With a more long-term injury the focus first of all is whether it is something that can be dealt with in-house or whether it requires external intervention. If it is a particularly nasty injury we would use a consultant who would look at our scans and may decide that surgery is the best option. If this is the case we would then look to book the player in for surgery as soon as possible after which the rehabilitation process can start. If it is a fairly ‘routine’ injury requiring surgery the consultant doing the operation would know the relevant timescales in terms of recovery. Take for example a cruciate ligament injury. Each of the consultants doing an operation would have their own protocols and their own ideas as to how long it would take a player to return. They have lots of benchmarks as the rehabilitation goes along that the player needs to hit to progress to the next level. We are given this information by the consultants and then help the player to work towards those benchmarks to try and hit the pre-set targets. This may for example involve range of movement and how long it takes to reach a joint angle. With the surgery Wayne Hennessey has had the consultant was keen for him to keep the knee at nought to 90 degrees for the first six weeks and, once he has done that and everything is settled and healing as it should, he steps up his work and extends his range of movement. He moves towards a full range of movement and once that is re-established we can then start on some more functional work. Some of this advice can be received via telephone calls or other consultants are keen to see the players at various stages on a regular basis. All that depends on the particular consultant who has been involved with the player.
FINDING THE BALANCE
Our main focus is always trying to get the player doing as much as they can in order to load the injured tissues optimally. There can be a fine line between pushing the player to help their recovery without pushing too much and risking further tissue damage. That is always what we want to avoid. We do a lot of monitoring to ensure the players are at the right level for them without going beyond a certain parameter and taking risks. We will always be talking to the player about their levels of pain and how they have felt during a specific exercise or treatment. We have GPS data and Heart Rate information which we can look at during rehabilitation to measure their progress. Once they have reached a certain stage indoors, generally using our Alter-G anti-gravity treadmill, we will then always move on to straight line running outdoors. Once that box is ticked with no issues it will be side to side work and once that is achieved then on to ball work. From there it’s all about progressing towards end-stage real functional work which is also specific to the player. With a winger the drills we do at this stage would be very different to that of a centre half. There would be lots of explosive work, twisting and turning and finishing whereas a centre half would do more linear work including heading, tackling and playing long passes. We monitor along the way doing tests at the beginning of the rehabilitation process to get a baseline and then re-testing at the different stages to assess the progress. We have a test called the T-test which is a test of agility and would look at how well the player can move left and right. An iso-kinetic device would be used to look at specific leg strength. Anything we are doing that is rehabilitation-based – whether in the gym or out on the field – is constantly re-evaluated to see how progress is going and whether we need to alter the programme at any stage if problems arise.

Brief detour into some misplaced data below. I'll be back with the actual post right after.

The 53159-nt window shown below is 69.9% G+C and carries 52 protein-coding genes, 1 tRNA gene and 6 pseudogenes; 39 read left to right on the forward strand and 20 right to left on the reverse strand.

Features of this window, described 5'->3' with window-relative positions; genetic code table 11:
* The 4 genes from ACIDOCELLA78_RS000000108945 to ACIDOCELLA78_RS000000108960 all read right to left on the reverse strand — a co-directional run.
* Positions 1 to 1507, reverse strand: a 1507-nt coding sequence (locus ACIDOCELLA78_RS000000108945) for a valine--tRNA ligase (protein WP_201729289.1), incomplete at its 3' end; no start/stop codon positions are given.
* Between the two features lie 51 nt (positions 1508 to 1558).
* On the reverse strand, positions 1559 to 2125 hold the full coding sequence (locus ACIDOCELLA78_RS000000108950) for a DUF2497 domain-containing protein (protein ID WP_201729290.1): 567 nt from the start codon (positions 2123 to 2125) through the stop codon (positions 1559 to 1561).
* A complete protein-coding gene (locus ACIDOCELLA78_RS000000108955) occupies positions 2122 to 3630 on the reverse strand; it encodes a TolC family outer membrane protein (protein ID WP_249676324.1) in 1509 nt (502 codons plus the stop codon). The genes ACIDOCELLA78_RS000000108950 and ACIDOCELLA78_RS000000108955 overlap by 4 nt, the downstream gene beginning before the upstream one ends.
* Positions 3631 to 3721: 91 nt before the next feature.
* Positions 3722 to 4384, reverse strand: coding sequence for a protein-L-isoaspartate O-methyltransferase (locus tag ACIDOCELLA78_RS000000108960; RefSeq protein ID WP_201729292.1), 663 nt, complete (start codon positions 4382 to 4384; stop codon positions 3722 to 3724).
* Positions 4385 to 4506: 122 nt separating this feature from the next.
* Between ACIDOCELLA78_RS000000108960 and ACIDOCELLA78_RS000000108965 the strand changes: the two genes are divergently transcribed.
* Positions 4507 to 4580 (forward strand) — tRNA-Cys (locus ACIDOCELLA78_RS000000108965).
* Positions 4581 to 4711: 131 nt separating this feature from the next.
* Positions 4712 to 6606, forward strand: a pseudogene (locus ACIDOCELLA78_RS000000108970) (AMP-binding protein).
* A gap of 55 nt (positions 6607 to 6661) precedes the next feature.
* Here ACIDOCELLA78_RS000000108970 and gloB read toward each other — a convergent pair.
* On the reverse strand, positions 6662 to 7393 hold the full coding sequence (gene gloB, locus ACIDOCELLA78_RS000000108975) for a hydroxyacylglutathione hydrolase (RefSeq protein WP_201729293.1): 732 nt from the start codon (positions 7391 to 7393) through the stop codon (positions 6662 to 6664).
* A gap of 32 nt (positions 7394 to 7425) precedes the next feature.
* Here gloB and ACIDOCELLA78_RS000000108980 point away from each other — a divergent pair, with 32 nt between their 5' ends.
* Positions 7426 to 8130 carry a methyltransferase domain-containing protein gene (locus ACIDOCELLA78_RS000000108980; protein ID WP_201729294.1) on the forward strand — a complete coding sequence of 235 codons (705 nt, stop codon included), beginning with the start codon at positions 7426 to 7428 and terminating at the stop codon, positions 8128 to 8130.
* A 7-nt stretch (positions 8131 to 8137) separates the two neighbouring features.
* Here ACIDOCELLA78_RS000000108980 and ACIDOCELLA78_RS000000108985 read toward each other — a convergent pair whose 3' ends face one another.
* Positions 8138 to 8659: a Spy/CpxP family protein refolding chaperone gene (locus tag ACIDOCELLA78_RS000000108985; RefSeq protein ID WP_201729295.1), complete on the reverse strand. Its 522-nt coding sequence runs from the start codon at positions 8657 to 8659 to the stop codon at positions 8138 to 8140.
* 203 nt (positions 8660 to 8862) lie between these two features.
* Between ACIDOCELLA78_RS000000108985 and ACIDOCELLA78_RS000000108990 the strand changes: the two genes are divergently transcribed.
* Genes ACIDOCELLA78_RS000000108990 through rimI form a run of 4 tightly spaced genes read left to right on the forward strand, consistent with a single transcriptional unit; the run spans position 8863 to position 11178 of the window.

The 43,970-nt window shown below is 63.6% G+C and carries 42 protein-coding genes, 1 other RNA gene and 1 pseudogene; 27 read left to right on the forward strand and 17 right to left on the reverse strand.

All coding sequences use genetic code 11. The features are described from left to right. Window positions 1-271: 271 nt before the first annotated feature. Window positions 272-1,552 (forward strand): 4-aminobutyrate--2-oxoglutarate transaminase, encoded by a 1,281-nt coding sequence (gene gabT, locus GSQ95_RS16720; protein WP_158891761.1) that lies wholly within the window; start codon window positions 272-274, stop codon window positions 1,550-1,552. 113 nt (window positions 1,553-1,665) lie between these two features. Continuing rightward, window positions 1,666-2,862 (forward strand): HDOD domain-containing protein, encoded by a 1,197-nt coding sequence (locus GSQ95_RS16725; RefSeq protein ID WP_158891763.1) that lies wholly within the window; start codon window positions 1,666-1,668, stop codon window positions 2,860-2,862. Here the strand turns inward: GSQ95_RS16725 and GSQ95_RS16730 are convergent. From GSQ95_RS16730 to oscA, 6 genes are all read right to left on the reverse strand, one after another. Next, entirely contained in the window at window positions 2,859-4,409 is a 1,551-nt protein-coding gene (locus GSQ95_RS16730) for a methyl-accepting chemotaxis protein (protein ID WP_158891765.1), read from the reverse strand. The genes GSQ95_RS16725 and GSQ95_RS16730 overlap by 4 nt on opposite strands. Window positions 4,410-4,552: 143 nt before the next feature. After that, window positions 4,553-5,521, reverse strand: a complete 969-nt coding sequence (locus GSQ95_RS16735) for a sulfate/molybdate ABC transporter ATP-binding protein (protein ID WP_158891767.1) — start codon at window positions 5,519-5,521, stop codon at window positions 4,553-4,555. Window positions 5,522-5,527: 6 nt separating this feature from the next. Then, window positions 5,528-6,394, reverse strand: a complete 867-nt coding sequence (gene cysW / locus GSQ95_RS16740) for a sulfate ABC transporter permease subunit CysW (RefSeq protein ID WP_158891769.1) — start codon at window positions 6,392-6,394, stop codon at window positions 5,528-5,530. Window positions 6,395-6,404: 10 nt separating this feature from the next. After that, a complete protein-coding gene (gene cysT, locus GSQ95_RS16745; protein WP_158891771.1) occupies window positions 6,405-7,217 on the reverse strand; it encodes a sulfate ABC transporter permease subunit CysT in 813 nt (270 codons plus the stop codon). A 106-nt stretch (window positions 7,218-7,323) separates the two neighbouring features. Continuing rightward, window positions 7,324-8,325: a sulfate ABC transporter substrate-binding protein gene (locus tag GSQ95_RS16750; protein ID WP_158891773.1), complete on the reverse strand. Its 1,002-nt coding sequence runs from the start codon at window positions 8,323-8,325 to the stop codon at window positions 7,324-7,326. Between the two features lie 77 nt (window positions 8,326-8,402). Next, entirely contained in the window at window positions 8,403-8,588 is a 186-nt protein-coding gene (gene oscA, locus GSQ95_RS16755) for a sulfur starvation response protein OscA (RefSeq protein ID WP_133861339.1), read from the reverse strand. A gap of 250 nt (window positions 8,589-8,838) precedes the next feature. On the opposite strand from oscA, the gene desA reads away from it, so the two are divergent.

BACK TO FULL TRAINING
At the back-end of the outdoor rehabilitation process the physios will then hand the player over to the conditioning guys who will look at doing more specific bits and pieces and introducing some contact work as well. Once they have achieved all the necessary goals then they will go back into full training, although this will usually take place on a gradual basis. They may not do the full session at first and just do part of the session, avoiding any parts of training which may still aggravate them. Or sometimes they might not do any contact work initially. Slawomir Peszko for example in his first week back training earlier this year wore a bib to show he shouldn’t be tackled just to minimise the risk before he got to his full fitness.
We speak to the manager every morning to let him know how things are progressing with the different players and will keep the other staff informed. The sports science and medical team also have regular morning meetings where we look at the plan for the week for every player.